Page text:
Religion & Liberty Online

Martyrs remind us to fight the ‘isms’

There is a longstanding liturgical and spiritual discipline practiced in Rome during Lent. It involves celebrating mass at the crack of dawn each day at a different church in various corners of the ancient quarter of Rome.  A “station church”, as they are called, is usually the site of a great Christian martyr’s death, grave or an important relic preserved over the course of several centuries. Yesterday’s station church was the Basilica of St. Bartholomew the Apostle, who was skinned alive in one of the earliest and most brutal cases of Christian martyrdom.

The core reason for marching to 40 masses in 40 different churches at 7:00 am is not at all about exhibiting macho piety or spiritual obsessions. Rather it is about developing a habit which for most of the year is cast aside to laziness: to regularly venerate Christian “war” heroes who have died for their Commander-in-Chief Jesus Christ under the duress of many great anti-Christian persecutions. The benefit for attending all or most of the 40 masses is to earn the grace to persevere in one’s personal path to heroic virtue amid current forms religious persecution.

In 2000, the Cold War era Polish pope John Paul II – who was nearly martyred by the pistol of a Turkish communist partisan in 1981 – rededicated the Basilica of St. Bartholomew to the New Martyrs of the 20th and 21st Centuries. Hence, nowadays at various side altars we can visit relics of contemporary Christians who shed their blood while taking bullets, suffering beheading, and other savage causes of death while fighting the great enemies of the Christian faith – the horrific “isms” of the last 119 years: Communism,  National Socialism (Nazism) and Terrorism.

We also find altars dedicated to different continents where these three ‘isms’ have had and continue to have their reign of terror: the Americas, Europe, Asia, Oceania and Africa.

As pilgrims kneel at each altar, they see dozens of personal effects of martyrs like Maximilian Kolbe (his prayer book at the Nazism martyrs altar) and Alexander Men (a rosary and communion paten at the Communism martyrs altar).

Most recently (2016), we find the relics of Jacques Hamel  (a breviary) at the European martyrs altar.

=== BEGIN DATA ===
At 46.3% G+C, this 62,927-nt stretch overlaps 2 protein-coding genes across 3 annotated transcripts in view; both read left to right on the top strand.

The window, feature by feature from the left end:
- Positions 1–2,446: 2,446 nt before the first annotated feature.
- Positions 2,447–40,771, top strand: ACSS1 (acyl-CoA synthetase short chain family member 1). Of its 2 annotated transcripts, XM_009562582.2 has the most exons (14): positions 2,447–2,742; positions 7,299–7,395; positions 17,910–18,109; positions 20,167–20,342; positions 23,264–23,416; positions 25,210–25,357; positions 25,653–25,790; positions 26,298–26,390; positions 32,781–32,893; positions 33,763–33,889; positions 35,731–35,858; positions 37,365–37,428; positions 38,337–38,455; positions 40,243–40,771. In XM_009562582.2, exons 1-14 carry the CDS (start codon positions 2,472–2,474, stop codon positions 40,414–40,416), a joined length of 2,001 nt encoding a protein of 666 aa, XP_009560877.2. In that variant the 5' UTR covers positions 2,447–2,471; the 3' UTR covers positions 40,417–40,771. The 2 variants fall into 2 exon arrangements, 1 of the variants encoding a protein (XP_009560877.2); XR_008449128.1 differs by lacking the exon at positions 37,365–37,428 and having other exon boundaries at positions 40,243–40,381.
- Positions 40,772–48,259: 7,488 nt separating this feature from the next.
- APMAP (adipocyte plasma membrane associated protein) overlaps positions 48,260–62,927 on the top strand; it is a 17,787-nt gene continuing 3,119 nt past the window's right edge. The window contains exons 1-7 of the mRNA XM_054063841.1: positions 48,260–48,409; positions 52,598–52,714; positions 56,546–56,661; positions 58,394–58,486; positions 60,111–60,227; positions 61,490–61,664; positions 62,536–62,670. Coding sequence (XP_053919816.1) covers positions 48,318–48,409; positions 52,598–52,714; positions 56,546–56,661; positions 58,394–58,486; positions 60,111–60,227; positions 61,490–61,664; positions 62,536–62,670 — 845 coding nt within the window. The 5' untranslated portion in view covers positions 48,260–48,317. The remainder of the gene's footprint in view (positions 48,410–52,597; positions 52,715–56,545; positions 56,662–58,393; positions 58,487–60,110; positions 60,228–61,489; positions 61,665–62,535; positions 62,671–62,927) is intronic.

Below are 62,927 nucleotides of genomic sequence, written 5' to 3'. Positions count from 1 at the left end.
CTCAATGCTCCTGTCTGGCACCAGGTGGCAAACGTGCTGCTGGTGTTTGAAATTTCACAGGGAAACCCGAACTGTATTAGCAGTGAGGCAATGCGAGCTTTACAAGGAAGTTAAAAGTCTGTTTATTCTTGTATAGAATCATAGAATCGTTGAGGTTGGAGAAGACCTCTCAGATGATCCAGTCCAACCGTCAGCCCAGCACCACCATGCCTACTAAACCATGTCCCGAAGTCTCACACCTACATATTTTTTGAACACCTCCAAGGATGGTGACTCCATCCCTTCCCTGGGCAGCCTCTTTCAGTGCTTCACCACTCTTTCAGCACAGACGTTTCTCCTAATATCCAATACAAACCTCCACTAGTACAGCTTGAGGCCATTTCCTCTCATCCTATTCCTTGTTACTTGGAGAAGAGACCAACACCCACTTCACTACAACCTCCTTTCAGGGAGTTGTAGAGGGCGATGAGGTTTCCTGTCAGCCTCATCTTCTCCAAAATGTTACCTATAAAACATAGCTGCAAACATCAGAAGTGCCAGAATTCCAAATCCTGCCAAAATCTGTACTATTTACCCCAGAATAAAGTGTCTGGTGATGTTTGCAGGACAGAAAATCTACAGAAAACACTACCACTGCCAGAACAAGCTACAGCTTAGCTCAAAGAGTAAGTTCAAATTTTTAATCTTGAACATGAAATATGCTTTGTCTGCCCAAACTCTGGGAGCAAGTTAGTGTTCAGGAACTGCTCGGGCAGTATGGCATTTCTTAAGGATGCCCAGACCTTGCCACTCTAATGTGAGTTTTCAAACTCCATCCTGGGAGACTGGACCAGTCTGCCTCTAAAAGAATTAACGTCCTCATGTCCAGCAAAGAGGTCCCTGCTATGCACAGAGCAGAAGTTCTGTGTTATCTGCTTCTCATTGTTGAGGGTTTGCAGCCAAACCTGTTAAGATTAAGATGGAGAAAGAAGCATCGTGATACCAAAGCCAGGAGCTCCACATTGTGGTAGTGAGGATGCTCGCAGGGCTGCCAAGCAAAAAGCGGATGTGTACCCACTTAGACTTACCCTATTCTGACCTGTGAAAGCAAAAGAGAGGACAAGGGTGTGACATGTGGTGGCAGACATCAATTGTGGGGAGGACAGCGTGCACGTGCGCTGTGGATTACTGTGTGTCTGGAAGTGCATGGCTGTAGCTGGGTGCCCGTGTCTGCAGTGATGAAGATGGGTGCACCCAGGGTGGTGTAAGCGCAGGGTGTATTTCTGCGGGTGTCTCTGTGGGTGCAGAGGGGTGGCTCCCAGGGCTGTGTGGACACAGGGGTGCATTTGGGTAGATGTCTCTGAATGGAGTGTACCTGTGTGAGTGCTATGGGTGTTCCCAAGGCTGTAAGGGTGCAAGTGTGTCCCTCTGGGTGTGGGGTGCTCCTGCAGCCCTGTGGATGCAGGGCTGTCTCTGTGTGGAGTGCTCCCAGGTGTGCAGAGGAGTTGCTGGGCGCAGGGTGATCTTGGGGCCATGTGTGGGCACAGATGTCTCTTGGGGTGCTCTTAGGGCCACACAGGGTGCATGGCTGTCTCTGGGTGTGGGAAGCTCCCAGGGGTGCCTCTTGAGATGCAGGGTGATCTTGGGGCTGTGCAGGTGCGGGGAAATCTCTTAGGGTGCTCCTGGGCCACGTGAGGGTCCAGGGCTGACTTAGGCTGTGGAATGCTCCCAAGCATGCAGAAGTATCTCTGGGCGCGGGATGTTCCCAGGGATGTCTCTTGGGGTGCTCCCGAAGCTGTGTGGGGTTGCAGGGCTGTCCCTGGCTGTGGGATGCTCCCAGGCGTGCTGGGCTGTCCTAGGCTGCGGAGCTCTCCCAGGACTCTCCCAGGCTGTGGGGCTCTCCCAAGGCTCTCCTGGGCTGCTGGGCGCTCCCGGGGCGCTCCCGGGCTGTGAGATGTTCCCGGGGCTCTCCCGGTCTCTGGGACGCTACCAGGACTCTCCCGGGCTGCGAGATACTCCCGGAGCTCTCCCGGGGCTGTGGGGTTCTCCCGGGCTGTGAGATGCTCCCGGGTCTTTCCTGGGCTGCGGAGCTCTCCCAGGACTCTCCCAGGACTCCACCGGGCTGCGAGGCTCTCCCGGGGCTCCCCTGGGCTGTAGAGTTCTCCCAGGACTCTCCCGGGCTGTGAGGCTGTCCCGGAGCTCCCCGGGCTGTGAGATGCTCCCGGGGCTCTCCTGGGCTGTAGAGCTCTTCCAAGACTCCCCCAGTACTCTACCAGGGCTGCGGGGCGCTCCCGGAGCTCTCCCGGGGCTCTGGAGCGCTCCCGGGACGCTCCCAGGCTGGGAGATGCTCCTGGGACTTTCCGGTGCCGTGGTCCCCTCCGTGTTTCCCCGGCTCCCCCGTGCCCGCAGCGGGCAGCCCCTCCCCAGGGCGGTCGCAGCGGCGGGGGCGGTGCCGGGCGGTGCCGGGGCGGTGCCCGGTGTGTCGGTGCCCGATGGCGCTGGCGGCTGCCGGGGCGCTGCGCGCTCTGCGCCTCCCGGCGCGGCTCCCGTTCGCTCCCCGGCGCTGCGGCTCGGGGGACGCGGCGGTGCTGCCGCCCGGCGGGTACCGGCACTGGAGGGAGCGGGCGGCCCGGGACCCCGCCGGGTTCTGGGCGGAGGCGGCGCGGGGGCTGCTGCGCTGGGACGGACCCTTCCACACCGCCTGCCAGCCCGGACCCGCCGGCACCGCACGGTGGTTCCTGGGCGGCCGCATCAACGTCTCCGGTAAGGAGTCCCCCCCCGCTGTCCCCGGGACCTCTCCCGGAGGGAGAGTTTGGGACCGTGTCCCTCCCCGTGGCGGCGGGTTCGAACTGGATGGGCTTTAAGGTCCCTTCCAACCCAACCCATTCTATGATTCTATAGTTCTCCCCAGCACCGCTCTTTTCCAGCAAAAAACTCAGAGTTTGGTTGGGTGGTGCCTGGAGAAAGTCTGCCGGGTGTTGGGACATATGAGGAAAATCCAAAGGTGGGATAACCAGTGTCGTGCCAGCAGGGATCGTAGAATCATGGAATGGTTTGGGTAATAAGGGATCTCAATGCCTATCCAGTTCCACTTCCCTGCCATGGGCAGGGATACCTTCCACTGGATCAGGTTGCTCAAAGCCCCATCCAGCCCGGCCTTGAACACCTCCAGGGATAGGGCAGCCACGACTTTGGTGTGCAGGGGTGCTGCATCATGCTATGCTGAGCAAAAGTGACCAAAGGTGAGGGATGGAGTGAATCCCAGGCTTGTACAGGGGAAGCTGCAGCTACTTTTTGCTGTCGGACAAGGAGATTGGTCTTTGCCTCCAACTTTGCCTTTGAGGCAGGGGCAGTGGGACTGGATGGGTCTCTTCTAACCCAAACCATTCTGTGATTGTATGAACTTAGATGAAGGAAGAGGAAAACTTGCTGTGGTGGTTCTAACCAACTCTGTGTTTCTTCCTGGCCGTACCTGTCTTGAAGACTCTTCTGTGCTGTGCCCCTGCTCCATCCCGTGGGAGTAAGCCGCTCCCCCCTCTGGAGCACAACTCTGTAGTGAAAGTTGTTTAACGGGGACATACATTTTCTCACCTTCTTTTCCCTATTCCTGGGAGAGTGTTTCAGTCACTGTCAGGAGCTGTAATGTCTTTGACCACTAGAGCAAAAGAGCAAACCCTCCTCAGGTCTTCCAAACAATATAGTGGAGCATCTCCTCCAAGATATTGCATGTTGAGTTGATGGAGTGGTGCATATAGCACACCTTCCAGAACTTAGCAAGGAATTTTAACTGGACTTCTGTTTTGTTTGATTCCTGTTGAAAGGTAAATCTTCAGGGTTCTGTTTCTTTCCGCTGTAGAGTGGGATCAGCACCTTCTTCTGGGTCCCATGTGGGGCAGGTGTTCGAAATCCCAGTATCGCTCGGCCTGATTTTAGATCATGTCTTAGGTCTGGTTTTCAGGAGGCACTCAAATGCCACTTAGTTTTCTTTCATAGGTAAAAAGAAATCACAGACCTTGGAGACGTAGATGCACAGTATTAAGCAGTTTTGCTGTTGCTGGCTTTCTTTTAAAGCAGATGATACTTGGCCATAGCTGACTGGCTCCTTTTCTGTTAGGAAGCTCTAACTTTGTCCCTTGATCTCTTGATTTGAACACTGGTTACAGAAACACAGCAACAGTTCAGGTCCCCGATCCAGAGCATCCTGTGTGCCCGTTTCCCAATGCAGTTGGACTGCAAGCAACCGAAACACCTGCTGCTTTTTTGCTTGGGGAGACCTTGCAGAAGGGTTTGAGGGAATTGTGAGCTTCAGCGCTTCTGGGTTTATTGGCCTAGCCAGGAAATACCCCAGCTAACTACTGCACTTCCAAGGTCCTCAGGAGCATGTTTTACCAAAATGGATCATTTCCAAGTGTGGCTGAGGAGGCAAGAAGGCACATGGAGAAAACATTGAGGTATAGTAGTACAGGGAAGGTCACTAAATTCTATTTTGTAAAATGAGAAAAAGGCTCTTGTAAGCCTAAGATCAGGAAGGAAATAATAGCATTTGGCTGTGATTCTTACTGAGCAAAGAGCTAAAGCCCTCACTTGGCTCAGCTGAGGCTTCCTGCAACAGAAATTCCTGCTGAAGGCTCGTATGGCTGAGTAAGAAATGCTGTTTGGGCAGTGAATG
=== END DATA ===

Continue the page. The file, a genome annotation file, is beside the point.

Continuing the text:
It was the elderly French Father Jacques Hamel who had his throat slit by ISIS terrorists while celebrating morning mass and who received special attention during the priest’s homily at yesterday’s station mass. The priest said Hamel was a not-so-distant reminder of what could happen to Christian faithful today in the most peaceful moments of their worship of Christ while ideological persecutors rage in an outside secularized world, seeking to forcefully install their “isms” with ruthless force, mockery and execution of the innocent.

The celebrant also reminded the station mass attendees that France’s Catholic churches, a total of 50 in recent months, have been vandalized and desecrated by militant anti-Christian persecutors. He said the numbers of the church’s enemies were easily escalating in a soft non-believing society, especially by clever political and economic ideologues who seek to destroy religious freedom and ensnare naive non-believers in the “isms” of their false gods and false Utopian hopes.

Indeed, in the last few French church attacks the acts of sacrilege have reached the unimaginable: Christ’s image being beheaded from a bas-relief; a cross painted in excrement with bits of consecrated communion hosts attached; a church set ablaze; the Virgin Mary’s statue crushed and tossed in the streets.

What the tragic murders and heinous acts of vandalism have in common is exactly what Fr. Hamel had the courage to pronounce in his last words against the ultimate source of evil. We read in America magazine:

As [they] lunged at him with a knife, Father Hamel exclaimed, “Va t’en Satan!” (“Get away, Satan!”). The priest saw in this heinous attack not the work of merely confused youth or fanatic religious ideology but that of the Father of Lies. Indeed, what else could instill the hearts and minds of young men with such hatred as to murder a priest, unknown to them, in cold blood, while he was celebrating Mass?

Religious freedom will, therefore, only flourish when we are able to first unwaveringly believe in the single truth of Christianity, which promises not heaven on earth – like the “isms” want us to believe – but heaven in heaven as Christ promised to those heroes who die for his flag while leading virtuous, holy lives in the face of their enemies. In this way, emboldened by a firm faith, virtue and, like all martyrs, never fearing death we may resist the seductive lies of ideological belief systems which promise human fulfillment in the here and now but seek to eliminate all those who bravely stand in their way of progress.

Top image: “Nazi Propaganda – Martyrs”: Flickr

Center image: photo by author

Michael Severance

Michael Severance earned his B.A. in philosophy and humane letters from the University of San Francisco, where he also studied at the university's St. Ignatius Institute, a great books program. He then pursued his linguistic studies in Salamanca, Spain where he obtained his Advanced Diploma in Spanish from Spain's Ministry of Education before obtaining his M.A. in Philosophy and Modern Languages from the University of Oxford. While living in Italy, Michael has worked in various professional capacities in religious journalism, public relations, marketing, fundraising, as well as property redevelopment and management. As Istituto Acton's Operations Manager, Michael is responsible for helping to organize international conferences, increase private funding, as well as expand networking opportunities and relations among European businesses, media and religious communities, while managing the day-to-day operations of the Rome office.